DC has gone all-in on Batman in their line-wide relaunch, with a total of eleven Bat books. Add to that Batman in Justice League and Harley Quinn in Suicide Squad and you’ve got thirteen books of bat-adjacent characters.
That makes Batstuff fully a fourth of DC’s entire schedule of relaunch!
Of course, right now Batman is bigger business than ever before, coming off of a critical and box office smash movie and a high-selling and acclaimed comic run.
Can DC continue the magic? And, on a more personal note, can they bring me to care about a hero I’ve always been cold to?
Detective Comics #1
Script & pencils by Tony Daniel, inks by Ryan Winn
Rating: 4 of 5 – Excellent
In a line: “This is a violation of my civil rights. A man should be able to slaughter in peace.”
140char review: Detective Comics #1, a keen, brutal reintro to Batman/Joker dynamic w/several twists (not just of the knife). Easily tracks from Dark Knight
Plot & Script
If I had any fear that the opening issue of DC’s namesake book wasn’t going to live up to its “Detective” moniker, it was quickly quelled. Tony Daniels’ plot has each player running their own game while they play in others’ – the Commissioner in Batman’s, the police in Joker’s, and Joker in that of a mysterious attacker and benefactor.
The result is a book where nothing happening is something.
Yes, we get fight scenes and explosions, but they’re almost beside the point. The point is following each player as they manipulate the others to the last page, and then going back to the beginning to follow them again on re-read.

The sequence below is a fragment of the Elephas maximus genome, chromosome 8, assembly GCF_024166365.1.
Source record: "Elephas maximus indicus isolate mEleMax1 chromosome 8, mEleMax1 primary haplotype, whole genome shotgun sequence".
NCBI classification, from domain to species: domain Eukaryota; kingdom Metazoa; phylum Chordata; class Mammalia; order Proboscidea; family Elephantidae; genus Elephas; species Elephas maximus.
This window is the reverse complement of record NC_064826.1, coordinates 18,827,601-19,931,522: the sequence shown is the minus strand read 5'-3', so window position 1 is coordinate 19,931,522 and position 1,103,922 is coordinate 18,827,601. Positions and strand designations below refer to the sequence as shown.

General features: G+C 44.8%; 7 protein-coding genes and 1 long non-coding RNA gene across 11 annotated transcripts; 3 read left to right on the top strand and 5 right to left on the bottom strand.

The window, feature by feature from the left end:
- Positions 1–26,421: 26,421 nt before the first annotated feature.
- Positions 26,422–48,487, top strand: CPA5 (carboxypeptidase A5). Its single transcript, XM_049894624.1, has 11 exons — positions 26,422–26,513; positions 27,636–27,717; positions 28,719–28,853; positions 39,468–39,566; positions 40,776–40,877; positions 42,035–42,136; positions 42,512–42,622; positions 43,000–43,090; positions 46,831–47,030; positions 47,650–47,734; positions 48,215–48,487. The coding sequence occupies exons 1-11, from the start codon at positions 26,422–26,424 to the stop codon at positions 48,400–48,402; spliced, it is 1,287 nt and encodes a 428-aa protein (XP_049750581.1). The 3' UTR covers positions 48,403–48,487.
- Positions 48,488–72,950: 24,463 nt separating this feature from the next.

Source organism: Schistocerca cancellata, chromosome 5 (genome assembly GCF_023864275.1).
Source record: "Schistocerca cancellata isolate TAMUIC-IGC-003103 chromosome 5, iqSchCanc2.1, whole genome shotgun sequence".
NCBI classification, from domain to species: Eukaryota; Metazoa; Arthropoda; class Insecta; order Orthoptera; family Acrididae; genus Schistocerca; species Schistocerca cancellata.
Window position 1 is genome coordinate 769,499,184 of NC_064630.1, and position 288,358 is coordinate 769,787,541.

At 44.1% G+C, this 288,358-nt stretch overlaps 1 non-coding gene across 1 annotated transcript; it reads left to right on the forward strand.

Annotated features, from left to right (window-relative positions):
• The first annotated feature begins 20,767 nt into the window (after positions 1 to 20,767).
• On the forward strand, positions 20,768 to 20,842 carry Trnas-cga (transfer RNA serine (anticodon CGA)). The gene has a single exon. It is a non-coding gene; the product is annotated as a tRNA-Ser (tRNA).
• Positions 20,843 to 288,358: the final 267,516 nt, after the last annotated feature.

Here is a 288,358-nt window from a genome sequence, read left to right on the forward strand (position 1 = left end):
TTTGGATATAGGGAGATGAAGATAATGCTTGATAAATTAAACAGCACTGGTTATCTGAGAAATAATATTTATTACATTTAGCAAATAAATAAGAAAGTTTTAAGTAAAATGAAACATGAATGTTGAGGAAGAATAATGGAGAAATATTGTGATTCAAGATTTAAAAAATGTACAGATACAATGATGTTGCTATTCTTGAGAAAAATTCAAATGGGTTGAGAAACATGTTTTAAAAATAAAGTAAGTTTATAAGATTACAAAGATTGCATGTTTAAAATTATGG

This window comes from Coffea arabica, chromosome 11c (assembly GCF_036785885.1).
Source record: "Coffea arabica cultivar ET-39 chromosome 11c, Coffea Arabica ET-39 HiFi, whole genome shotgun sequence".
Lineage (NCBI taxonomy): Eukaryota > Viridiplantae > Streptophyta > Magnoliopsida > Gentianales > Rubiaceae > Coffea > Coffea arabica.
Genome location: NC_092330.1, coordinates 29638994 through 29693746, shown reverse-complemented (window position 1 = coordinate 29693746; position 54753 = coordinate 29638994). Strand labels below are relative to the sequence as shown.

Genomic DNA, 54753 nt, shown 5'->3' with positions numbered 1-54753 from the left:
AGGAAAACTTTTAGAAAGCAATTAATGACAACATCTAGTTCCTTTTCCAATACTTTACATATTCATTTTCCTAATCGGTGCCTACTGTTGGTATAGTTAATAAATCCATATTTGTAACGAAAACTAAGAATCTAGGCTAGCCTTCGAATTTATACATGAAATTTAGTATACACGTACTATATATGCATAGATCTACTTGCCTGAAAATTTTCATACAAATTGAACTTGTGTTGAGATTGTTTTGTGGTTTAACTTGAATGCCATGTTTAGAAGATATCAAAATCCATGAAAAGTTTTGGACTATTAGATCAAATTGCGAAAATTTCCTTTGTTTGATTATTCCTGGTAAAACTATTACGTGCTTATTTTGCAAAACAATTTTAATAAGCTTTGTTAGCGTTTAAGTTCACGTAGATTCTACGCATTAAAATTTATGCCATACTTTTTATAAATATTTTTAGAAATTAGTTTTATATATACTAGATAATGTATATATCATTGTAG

If there’s one dead part of the narrative it’s a page spent with Dr, Arkham, who is one-note in his “he’s sick” diagnosis of Joker. Maybe that’s the point? I’m admittedly not a Bat-comics fan, so I’m not sure.
What is surprisingly not one-note is the police’s pursuit of Batman. It was annoying in Justice League, but here it feels in context. I’m sure it’s not entirely a coincidence that this is where we left Batman in the last movie.
Tony Daniel’s art makes my whole body tense.
You know how some artists over-exentuate all of a characters’ muscles? Daniel is all about skin. All the little wrinkles and crevices around a smile or a grimace.
Every shot of Joker is downright unsettling, from the first one of blood trickling out of his nose to the disturbing final panel. Daniel sketches the traditional tall, skinny-headed Joker with the lithe body of a dancer, the face of your drunken great-aunt, a vicious hook of a nose.
Batman is big, in a reinforced-armor version of his classic blue and grey. His bulk dominates panels, and makes his fight with Joker look alarmingly one-sided (it isn’t).
Panels take time to drag your eyes across. Gotham’s dilapidated buidlings inhabit the background of the story in intricate detail.
I’m typically put off by disembodied heads on comic covers as a lazy way to squeeze in another character, but … well, it works in the context of this issue in multiple ways. I’m not saying the Joker gets beheaded or anything. Just read it.
Note that the cover cynically inserts “Batman” above the Detective Comics title. Also, in my typical graphic design snobbery, I must note that Batman’s italic white on gray-with-bat-symbol narration boxes make my eyes glaze over. They take way too much effort to read.
CK Says: Buy it!
Detective Comics re-debut is a visceral thrill that forces you to linger on every panel.
For new fans, this issue tracks almost perfectly from the closing frames of Nolan’s The Dark Knight, wisely tucking away any dissonance in the Batman universe for other titles to handle. As with Dark Knight, the Joker is the star of this issue, and every panel of his pale white form is both rewarding and nauseating.
Batman himself is relatively flat here – but this isn’t a book about character revelations – it’s Detective Comics, and it lives up to that name entirely.
Given how quickly the ending will send you back to page one, I have high hopes that the remainder of the arc will include several more circuitous turns.